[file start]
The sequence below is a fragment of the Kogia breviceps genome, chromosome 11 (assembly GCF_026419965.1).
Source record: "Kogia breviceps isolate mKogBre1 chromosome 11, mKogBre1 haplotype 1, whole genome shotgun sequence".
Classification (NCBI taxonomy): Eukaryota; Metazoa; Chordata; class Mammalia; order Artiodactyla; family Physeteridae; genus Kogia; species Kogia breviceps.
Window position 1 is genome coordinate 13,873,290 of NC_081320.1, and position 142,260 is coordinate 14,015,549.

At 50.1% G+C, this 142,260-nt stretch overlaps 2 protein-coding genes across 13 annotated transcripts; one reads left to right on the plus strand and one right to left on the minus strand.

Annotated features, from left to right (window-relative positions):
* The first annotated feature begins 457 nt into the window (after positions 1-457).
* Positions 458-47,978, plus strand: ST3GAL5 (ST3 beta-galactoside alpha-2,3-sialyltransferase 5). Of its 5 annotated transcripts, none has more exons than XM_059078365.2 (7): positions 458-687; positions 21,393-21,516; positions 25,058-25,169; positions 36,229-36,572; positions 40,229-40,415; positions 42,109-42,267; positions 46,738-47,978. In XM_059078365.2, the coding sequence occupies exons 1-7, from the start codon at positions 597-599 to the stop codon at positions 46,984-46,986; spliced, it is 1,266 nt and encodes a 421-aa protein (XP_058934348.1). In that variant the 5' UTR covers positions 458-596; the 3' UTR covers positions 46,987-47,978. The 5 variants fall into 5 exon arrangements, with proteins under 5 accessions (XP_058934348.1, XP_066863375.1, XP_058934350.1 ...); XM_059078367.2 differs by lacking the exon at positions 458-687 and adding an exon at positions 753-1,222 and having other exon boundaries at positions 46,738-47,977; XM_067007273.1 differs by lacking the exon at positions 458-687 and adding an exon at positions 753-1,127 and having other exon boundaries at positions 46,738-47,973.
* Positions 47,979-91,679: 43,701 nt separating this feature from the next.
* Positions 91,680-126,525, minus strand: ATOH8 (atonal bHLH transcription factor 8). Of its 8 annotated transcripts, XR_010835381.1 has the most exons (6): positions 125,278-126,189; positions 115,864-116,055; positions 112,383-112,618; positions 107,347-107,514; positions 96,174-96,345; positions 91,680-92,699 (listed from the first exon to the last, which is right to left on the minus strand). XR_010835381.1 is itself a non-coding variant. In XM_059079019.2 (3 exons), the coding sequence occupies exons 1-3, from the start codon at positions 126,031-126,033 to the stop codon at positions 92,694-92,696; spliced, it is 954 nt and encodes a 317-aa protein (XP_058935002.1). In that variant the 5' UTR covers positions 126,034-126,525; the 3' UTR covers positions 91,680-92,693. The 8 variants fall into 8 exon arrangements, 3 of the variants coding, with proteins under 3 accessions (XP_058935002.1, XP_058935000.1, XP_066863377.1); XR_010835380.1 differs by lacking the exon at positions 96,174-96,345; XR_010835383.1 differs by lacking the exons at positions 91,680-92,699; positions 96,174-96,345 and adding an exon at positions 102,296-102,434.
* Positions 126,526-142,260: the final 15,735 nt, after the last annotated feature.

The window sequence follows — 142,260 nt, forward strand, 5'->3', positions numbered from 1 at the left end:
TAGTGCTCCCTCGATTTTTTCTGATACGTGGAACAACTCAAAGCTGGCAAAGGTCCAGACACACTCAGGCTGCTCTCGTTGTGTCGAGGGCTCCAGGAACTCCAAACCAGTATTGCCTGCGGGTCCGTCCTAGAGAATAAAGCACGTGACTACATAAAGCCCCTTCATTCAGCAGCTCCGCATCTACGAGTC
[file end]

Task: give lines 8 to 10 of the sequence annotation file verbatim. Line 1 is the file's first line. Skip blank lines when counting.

* Positions 458-47,978, plus strand: ST3GAL5 (ST3 beta-galactoside alpha-2,3-sialyltransferase 5). Of its 5 annotated transcripts, none has more exons than XM_059078365.2 (7): positions 458-687; positions 21,393-21,516; positions 25,058-25,169; positions 36,229-36,572; positions 40,229-40,415; positions 42,109-42,267; positions 46,738-47,978. In XM_059078365.2, the coding sequence occupies exons 1-7, from the start codon at positions 597-599 to the stop codon at positions 46,984-46,986; spliced, it is 1,266 nt and encodes a 421-aa protein (XP_058934348.1). In that variant the 5' UTR covers positions 458-596; the 3' UTR covers positions 46,987-47,978. The 5 variants fall into 5 exon arrangements, with proteins under 5 accessions (XP_058934348.1, XP_066863375.1, XP_058934350.1 ...); XM_059078367.2 differs by lacking the exon at positions 458-687 and adding an exon at positions 753-1,222 and having other exon boundaries at positions 46,738-47,977; XM_067007273.1 differs by lacking the exon at positions 458-687 and adding an exon at positions 753-1,127 and having other exon boundaries at positions 46,738-47,973.
* Positions 47,979-91,679: 43,701 nt separating this feature from the next.
* Positions 91,680-126,525, minus strand: ATOH8 (atonal bHLH transcription factor 8). Of its 8 annotated transcripts, XR_010835381.1 has the most exons (6): positions 125,278-126,189; positions 115,864-116,055; positions 112,383-112,618; positions 107,347-107,514; positions 96,174-96,345; positions 91,680-92,699 (listed from the first exon to the last, which is right to left on the minus strand). XR_010835381.1 is itself a non-coding variant. In XM_059079019.2 (3 exons), the coding sequence occupies exons 1-3, from the start codon at positions 126,031-126,033 to the stop codon at positions 92,694-92,696; spliced, it is 954 nt and encodes a 317-aa protein (XP_058935002.1). In that variant the 5' UTR covers positions 126,034-126,525; the 3' UTR covers positions 91,680-92,693. The 8 variants fall into 8 exon arrangements, 3 of the variants coding, with proteins under 3 accessions (XP_058935002.1, XP_058935000.1, XP_066863377.1); XR_010835380.1 differs by lacking the exon at positions 96,174-96,345; XR_010835383.1 differs by lacking the exons at positions 91,680-92,699; positions 96,174-96,345 and adding an exon at positions 102,296-102,434.